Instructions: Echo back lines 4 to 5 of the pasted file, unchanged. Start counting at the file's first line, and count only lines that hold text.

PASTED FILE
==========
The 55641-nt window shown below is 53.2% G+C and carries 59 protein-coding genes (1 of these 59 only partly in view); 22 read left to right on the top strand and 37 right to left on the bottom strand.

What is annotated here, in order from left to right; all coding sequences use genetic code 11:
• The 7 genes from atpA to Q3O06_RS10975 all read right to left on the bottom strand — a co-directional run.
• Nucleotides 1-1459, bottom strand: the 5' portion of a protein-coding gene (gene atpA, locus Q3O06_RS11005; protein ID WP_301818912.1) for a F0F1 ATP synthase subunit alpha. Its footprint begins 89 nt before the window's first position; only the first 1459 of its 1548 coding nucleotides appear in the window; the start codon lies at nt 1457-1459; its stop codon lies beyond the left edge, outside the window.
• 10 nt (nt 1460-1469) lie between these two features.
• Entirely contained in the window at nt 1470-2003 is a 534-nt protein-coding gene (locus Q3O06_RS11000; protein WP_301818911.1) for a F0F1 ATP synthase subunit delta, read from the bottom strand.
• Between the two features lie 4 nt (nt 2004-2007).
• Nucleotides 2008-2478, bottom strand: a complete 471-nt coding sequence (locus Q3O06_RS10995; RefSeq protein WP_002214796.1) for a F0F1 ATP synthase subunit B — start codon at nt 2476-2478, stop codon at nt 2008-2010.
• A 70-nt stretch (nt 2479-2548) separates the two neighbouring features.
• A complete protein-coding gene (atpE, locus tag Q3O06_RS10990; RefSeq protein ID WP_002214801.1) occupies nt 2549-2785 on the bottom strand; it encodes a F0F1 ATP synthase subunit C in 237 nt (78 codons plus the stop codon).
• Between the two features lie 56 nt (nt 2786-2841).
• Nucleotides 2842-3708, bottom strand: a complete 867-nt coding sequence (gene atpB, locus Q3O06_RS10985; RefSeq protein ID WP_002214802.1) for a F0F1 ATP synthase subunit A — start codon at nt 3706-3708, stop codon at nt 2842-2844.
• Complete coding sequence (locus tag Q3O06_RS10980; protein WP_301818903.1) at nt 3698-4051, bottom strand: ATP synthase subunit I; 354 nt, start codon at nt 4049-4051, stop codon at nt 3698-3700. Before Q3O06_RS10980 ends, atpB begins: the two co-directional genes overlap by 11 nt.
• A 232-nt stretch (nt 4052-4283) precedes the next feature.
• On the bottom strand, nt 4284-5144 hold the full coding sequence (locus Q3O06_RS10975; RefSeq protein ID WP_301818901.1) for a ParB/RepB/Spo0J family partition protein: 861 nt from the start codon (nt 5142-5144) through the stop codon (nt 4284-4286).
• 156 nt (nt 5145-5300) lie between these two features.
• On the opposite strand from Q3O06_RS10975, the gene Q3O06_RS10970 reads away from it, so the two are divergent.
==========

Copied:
• Nucleotides 1-1459, bottom strand: the 5' portion of a protein-coding gene (gene atpA, locus Q3O06_RS11005; protein ID WP_301818912.1) for a F0F1 ATP synthase subunit alpha. Its footprint begins 89 nt before the window's first position; only the first 1459 of its 1548 coding nucleotides appear in the window; the start codon lies at nt 1457-1459; its stop codon lies beyond the left edge, outside the window.
• 10 nt (nt 1460-1469) lie between these two features.